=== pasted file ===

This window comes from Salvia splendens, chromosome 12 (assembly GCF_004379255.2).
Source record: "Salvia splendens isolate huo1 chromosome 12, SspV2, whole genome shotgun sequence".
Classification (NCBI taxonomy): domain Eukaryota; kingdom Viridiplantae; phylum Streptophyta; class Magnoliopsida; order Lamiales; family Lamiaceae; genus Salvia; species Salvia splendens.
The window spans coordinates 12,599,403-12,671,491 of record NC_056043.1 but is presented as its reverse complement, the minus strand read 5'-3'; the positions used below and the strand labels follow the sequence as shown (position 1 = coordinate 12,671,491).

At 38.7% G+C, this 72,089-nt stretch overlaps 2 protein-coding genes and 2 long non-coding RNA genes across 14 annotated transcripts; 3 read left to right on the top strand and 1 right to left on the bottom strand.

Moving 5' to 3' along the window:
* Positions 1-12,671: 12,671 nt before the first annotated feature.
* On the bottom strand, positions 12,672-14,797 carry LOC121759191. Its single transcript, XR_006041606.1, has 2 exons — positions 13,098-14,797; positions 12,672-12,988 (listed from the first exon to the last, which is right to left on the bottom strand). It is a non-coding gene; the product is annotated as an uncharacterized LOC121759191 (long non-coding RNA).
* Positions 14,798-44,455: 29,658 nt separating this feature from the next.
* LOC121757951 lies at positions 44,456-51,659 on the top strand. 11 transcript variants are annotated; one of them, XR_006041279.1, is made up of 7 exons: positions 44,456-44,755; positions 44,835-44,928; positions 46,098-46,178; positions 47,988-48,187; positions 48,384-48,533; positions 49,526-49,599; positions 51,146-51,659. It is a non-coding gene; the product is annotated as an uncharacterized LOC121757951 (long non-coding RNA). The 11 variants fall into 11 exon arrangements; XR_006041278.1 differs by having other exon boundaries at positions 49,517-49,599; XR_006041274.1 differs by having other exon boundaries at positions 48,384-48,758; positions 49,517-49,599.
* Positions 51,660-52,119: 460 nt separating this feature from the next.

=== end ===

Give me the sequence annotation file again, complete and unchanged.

This window comes from Salvia splendens, chromosome 12 (assembly GCF_004379255.2).
Source record: "Salvia splendens isolate huo1 chromosome 12, SspV2, whole genome shotgun sequence".
Classification (NCBI taxonomy): domain Eukaryota; kingdom Viridiplantae; phylum Streptophyta; class Magnoliopsida; order Lamiales; family Lamiaceae; genus Salvia; species Salvia splendens.
The window spans coordinates 12,599,403-12,671,491 of record NC_056043.1 but is presented as its reverse complement, the minus strand read 5'-3'; the positions used below and the strand labels follow the sequence as shown (position 1 = coordinate 12,671,491).

At 38.7% G+C, this 72,089-nt stretch overlaps 2 protein-coding genes and 2 long non-coding RNA genes across 14 annotated transcripts; 3 read left to right on the top strand and 1 right to left on the bottom strand.

Moving 5' to 3' along the window:
* Positions 1-12,671: 12,671 nt before the first annotated feature.
* On the bottom strand, positions 12,672-14,797 carry LOC121759191. Its single transcript, XR_006041606.1, has 2 exons — positions 13,098-14,797; positions 12,672-12,988 (listed from the first exon to the last, which is right to left on the bottom strand). It is a non-coding gene; the product is annotated as an uncharacterized LOC121759191 (long non-coding RNA).
* Positions 14,798-44,455: 29,658 nt separating this feature from the next.
* LOC121757951 lies at positions 44,456-51,659 on the top strand. 11 transcript variants are annotated; one of them, XR_006041279.1, is made up of 7 exons: positions 44,456-44,755; positions 44,835-44,928; positions 46,098-46,178; positions 47,988-48,187; positions 48,384-48,533; positions 49,526-49,599; positions 51,146-51,659. It is a non-coding gene; the product is annotated as an uncharacterized LOC121757951 (long non-coding RNA). The 11 variants fall into 11 exon arrangements; XR_006041278.1 differs by having other exon boundaries at positions 49,517-49,599; XR_006041274.1 differs by having other exon boundaries at positions 48,384-48,758; positions 49,517-49,599.
* Positions 51,660-52,119: 460 nt separating this feature from the next.